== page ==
Chronic pain, which lasts more than three to six months, is a disabling condition that adversely affects wellbeing and can interfere with working, sleeping, and participating in physical activities, ultimately affecting quality of life. At least 100 million American adults - more than those affected by heart disease, cancer, and diabetes combined - are affected by chronic pain.10 It is estimated that the cost to treat chronic pain in the U.S., as well as related lost productivity, is as high as $635 billion annually.12

About SynchroMedII Intrathecal Drug Delivery System
The Medtronic SynchroMed II pump and catheter are implanted under the skin and deliver medication into the intrathecal space, enabling clinicians to prescribe reduced doses compared to systemically delivered medications and tailor drug delivery to patient needs. Patients with chronic, intractable pain who have not had success with other treatment options or have experienced intolerable side effects with oral medications are candidates for the Medtronic pain pump.

About Medtronic Pain Therapies
Medtronic has more than a 40-year history of developing innovative medical devices that have been shown to alleviate pain in different disease states and has a broad portfolio of device-delivered therapies that are alternatives or adjuncts to oral opioids.3 Medtronic strives to be at the forefront of medical device innovation and to develop high-quality pain therapies that reduce pain and improve quality of life. While Medtronic pain therapies do not treat opioid addiction, we are committed to leveraging our capabilities and product portfolio in partnership with stakeholders - patients, providers, payers, regulators, elected officials, patient advocacy groups and employers - to address the unmet needs of pain patients and to support efforts to prevent opioid misuse due to chronic intractable pain.

About Medtronic
Medtronic plc (www.medtronic.com), headquartered in Dublin, Ireland, is among the world's largest medical technology, services, and solutions companies - alleviating pain, restoring health, and extending life for millions of people around the world. Medtronic employs more than 86,000 people worldwide, serving physicians, hospitals, and patients in more than 150 countries. The company is focused on collaborating with stakeholders around the world to take healthcare Further, Together.

Any forward-looking statements are subject to risks and uncertainties such as those described in Medtronic's periodic reports on file with the Securities and Exchange Commission. Actual results may differ materially from anticipated results.




- Hamza M, Doleys D, Wells M, et al. Prospective study of 3-year follow-up of low-dose intrathecal opioids in the management of chronic nonmalignant pain. Pain Med. 2012;13(10): 1304-1313.

- Smith TJ, Staats PS, Deer T, et al. Randomized clinical trial of an implantable drug delivery system compared with comprehensive medical management for refractory cancer pain: impact on pain, drug-related toxicity, and survival. Journal of clinical oncology: official journal of the American Society of Clinical Oncology. 2002;20(19):4040-4049.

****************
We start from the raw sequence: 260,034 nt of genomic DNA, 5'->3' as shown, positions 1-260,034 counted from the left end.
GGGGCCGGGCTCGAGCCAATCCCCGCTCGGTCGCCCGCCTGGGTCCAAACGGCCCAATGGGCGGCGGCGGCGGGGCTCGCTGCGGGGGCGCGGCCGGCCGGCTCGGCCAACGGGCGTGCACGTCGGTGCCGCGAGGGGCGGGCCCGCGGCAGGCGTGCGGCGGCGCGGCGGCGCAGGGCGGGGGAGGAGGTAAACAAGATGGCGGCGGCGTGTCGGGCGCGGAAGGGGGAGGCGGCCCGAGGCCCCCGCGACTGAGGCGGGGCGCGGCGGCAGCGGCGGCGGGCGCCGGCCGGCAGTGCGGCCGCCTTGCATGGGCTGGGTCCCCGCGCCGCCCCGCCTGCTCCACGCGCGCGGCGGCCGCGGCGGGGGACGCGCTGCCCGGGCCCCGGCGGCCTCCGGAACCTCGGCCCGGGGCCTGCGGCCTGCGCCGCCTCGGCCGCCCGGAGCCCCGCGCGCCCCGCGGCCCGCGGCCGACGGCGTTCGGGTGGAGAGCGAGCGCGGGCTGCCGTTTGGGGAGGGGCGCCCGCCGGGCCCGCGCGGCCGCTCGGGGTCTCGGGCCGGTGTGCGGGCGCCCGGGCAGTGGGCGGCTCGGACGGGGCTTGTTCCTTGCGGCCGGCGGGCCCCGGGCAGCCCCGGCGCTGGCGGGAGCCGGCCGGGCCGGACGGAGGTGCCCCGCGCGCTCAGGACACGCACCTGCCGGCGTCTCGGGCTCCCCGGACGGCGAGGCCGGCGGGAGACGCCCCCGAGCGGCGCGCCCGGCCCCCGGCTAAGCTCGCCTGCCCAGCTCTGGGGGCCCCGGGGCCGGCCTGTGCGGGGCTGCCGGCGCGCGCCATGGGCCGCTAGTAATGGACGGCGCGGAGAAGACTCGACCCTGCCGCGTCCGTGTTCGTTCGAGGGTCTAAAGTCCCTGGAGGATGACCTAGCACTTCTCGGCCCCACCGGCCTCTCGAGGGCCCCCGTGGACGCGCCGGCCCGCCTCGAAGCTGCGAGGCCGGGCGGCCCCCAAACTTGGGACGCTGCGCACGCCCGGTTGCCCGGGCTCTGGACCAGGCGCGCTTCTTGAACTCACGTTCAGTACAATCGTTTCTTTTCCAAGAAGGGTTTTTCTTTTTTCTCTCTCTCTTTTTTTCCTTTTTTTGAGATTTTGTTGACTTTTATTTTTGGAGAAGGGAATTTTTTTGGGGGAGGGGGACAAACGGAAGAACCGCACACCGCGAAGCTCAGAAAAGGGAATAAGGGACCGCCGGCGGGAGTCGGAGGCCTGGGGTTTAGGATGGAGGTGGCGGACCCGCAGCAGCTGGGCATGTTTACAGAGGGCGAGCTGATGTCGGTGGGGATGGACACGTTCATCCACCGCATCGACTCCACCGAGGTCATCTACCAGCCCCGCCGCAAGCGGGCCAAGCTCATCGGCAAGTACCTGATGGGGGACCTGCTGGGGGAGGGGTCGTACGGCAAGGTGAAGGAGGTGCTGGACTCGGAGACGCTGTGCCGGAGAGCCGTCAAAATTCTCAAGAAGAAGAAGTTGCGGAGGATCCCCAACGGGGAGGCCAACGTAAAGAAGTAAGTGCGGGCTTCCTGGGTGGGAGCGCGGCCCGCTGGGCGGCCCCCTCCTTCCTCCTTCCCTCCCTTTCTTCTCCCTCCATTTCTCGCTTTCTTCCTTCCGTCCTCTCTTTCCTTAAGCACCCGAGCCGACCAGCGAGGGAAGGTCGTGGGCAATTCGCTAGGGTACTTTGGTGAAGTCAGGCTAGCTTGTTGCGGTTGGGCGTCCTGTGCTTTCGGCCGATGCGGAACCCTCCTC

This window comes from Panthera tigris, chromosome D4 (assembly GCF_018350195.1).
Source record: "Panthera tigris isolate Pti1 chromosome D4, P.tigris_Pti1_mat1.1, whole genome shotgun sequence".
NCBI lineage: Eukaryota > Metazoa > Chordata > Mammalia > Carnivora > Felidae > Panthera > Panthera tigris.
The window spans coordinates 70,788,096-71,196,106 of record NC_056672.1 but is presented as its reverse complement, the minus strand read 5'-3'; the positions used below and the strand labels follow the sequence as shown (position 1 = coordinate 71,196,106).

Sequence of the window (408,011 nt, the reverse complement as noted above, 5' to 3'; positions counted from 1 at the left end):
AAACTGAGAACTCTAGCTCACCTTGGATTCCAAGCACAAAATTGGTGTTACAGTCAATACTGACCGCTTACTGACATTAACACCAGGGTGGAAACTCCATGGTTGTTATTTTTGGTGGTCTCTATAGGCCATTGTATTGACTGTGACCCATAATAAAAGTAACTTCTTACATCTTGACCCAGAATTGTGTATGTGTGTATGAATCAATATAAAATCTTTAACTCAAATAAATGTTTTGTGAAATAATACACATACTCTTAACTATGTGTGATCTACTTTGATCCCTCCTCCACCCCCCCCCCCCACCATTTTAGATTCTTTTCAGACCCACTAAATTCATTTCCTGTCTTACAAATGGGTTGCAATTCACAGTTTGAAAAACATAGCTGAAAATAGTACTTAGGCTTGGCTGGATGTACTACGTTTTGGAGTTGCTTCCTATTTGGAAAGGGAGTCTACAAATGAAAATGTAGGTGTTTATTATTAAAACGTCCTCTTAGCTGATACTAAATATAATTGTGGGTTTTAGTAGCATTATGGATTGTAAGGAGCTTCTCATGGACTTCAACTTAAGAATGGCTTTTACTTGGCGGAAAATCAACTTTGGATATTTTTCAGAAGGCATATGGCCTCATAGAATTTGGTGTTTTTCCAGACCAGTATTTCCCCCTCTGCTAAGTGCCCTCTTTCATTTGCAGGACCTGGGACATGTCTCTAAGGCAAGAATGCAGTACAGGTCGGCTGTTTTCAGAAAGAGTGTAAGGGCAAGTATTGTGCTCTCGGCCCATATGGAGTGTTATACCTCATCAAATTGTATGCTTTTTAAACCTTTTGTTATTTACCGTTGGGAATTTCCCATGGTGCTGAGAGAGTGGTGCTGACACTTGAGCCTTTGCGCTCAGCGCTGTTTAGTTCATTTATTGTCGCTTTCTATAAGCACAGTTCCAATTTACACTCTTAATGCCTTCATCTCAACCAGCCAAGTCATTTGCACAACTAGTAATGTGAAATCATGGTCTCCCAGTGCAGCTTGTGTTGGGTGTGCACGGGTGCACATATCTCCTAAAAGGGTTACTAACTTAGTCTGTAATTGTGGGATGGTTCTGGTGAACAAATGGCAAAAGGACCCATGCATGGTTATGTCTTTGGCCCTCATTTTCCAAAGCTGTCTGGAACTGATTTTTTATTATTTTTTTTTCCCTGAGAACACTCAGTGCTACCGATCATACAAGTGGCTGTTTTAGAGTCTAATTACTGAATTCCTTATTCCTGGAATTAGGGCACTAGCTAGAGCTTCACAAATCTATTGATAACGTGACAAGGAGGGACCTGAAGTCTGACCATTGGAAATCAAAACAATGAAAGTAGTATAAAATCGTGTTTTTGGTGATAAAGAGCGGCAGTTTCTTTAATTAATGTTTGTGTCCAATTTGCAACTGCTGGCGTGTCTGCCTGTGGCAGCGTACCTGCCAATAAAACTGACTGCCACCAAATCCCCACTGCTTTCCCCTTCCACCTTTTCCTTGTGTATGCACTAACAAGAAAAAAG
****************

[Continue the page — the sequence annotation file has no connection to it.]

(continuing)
- Deer T, Chapple I, Classen A, et al. Intrathecal drug delivery for treatment of chronic low back pain: report from the National Outcomes Registry for Low Back Pain. Pain Med. 2004;5(1): 6-13.

- Atli A, Theodore BR, Turk DC, Loeser JD. Intrathecal opioid therapy for chronic nonmalignant pain: a retrospective cohort study with 3-year follow-up. Pain Med. 2010;11(7):1010-1016.

- Hatheway JA, Caraway D, David G, et al. Oral opioid elimination after implantation of an intrathecal drug delivery system significantly reduced health-care expenditures. Neuromodulation : journal of the International Neuromodulation Society. 2015;18(3):207-213.

- Grider JS, Etscheidt MA, Harned ME, et al. Trialing and maintenance dosing using a low-dose intrathecal opioid method for chronic nonmalignant pain: a prospective 36-month study. Neuromodulation : journal of the International Neuromodulation Society. 2016;19(2):206-219.

- Onofrio BM, Yaksh TL. Long-term pain relief produced by intrathecal morphine infusion in 53 patients. J Neurosurg. 1990;72(2):200-209.

- Chou R, Deyo RA, Devine B, et al. The effectiveness and risks of long-term opioid treatment of chronic pain: evidence report/technology assessment No. 218. AHRQ publication no. 14-E005- EF. Rockville, MD: Agency for Healthcare Research and Quality; 2014.

- Managing Opioid Withdrawal. This Changed My Practice - UBC CCP. https://thischangedmypractice.com/ managing-opioid-withdrawal/. VGH JPPN 3300, 910 W 10th Ave. Vancouver, BC Canada V5Z 1M9.

- Institute of Medicine. Relieving pain in America: a blueprint for transforming prevention, care, education, and research. Washington DC, United States: The National Academies Press; 2011.

- Caraway D, Walker V, Becker L, Hinnenthal J. Successful Discontinuation of Systemic Opioids After Implantation of an Intrathecal Drug Delivery System. Neuromodulation: journal of the International Neuromodulation Society. 2015;18(6):508-516.

- Darrell J. Gaskin, Patrick Richard. The Economic Costs of Pain in the United States. The Journal of Pain, 2012; 13 (8): 715 DOI: 10.1016/j.jpain.2012.03.009

Michelle Claypool
Public Relations


Ryan Weispfenning
Investor Relations


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Source: Medtronic plc via Globenewswire